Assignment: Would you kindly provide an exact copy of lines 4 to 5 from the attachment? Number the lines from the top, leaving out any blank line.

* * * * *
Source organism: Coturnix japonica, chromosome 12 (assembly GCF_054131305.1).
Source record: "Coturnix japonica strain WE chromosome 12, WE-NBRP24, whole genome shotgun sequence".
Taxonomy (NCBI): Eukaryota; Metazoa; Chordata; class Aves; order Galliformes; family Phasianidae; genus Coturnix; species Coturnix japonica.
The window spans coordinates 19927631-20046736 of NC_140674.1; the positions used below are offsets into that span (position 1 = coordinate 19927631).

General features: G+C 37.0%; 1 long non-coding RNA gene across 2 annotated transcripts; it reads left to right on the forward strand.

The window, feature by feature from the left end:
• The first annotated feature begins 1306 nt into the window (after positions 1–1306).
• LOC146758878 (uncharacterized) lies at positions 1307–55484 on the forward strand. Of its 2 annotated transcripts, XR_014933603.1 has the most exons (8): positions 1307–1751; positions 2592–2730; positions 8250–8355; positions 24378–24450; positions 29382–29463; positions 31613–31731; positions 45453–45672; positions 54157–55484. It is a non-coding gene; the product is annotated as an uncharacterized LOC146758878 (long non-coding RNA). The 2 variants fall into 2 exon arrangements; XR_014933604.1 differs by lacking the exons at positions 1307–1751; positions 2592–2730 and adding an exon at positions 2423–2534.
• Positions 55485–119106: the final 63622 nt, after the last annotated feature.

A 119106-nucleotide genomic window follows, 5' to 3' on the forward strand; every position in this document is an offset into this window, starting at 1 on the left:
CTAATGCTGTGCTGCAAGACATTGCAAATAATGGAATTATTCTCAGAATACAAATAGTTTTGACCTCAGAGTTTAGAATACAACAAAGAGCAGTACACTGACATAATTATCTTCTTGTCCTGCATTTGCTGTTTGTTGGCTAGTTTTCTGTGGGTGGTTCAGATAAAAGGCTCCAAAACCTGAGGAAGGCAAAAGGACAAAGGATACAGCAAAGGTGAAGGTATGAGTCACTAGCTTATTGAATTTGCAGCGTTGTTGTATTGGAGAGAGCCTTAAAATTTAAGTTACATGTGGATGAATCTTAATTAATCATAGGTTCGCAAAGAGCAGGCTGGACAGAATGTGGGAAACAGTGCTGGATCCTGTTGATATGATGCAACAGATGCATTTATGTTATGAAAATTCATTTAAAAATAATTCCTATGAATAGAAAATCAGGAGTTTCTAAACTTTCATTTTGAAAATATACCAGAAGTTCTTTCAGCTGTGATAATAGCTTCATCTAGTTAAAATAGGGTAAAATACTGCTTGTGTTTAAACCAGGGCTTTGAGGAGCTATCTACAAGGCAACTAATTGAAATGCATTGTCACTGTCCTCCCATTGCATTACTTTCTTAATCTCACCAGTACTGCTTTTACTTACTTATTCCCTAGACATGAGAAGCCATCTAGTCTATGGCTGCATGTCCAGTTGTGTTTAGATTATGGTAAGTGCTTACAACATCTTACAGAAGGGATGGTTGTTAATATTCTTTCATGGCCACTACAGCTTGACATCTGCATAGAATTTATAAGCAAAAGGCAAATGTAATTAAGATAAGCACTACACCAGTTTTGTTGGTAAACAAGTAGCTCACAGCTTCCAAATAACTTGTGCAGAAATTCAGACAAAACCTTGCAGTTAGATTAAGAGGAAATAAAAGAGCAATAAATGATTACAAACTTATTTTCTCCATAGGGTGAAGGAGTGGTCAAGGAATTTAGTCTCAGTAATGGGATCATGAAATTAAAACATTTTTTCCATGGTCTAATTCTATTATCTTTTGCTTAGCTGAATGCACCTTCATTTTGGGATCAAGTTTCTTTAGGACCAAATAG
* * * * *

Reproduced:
The window spans coordinates 19927631-20046736 of NC_140674.1; the positions used below are offsets into that span (position 1 = coordinate 19927631).

General features: G+C 37.0%; 1 long non-coding RNA gene across 2 annotated transcripts; it reads left to right on the forward strand.